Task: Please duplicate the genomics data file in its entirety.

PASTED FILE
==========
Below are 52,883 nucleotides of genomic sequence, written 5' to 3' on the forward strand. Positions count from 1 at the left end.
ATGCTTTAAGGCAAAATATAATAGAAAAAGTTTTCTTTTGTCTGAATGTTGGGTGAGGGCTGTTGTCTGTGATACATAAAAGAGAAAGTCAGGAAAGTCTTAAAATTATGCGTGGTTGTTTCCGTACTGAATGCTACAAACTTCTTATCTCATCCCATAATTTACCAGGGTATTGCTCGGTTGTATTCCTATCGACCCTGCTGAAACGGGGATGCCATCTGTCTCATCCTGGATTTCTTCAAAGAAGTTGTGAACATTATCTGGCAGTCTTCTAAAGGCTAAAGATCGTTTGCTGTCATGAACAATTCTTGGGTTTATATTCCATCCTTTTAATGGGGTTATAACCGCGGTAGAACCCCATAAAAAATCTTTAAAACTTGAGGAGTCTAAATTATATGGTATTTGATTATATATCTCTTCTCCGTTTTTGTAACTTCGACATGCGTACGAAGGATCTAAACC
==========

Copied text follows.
Below are 52,883 nucleotides of genomic sequence, written 5' to 3' on the forward strand. Positions count from 1 at the left end.
ATGCTTTAAGGCAAAATATAATAGAAAAAGTTTTCTTTTGTCTGAATGTTGGGTGAGGGCTGTTGTCTGTGATACATAAAAGAGAAAGTCAGGAAAGTCTTAAAATTATGCGTGGTTGTTTCCGTACTGAATGCTACAAACTTCTTATCTCATCCCATAATTTACCAGGGTATTGCTCGGTTGTATTCCTATCGACCCTGCTGAAACGGGGATGCCATCTGTCTCATCCTGGATTTCTTCAAAGAAGTTGTGAACATTATCTGGCAGTCTTCTAAAGGCTAAAGATCGTTTGCTGTCATGAACAATTCTTGGGTTTATATTCCATCCTTTTAATGGGGTTATAACCGCGGTAGAACCCCATAAAAAATCTTTAAAACTTGAGGAGTCTAAATTATATGGTATTTGATTATATATCTCTTCTCCGTTTTTGTAACTTCGACATGCGTACGAAGGATCTAAACC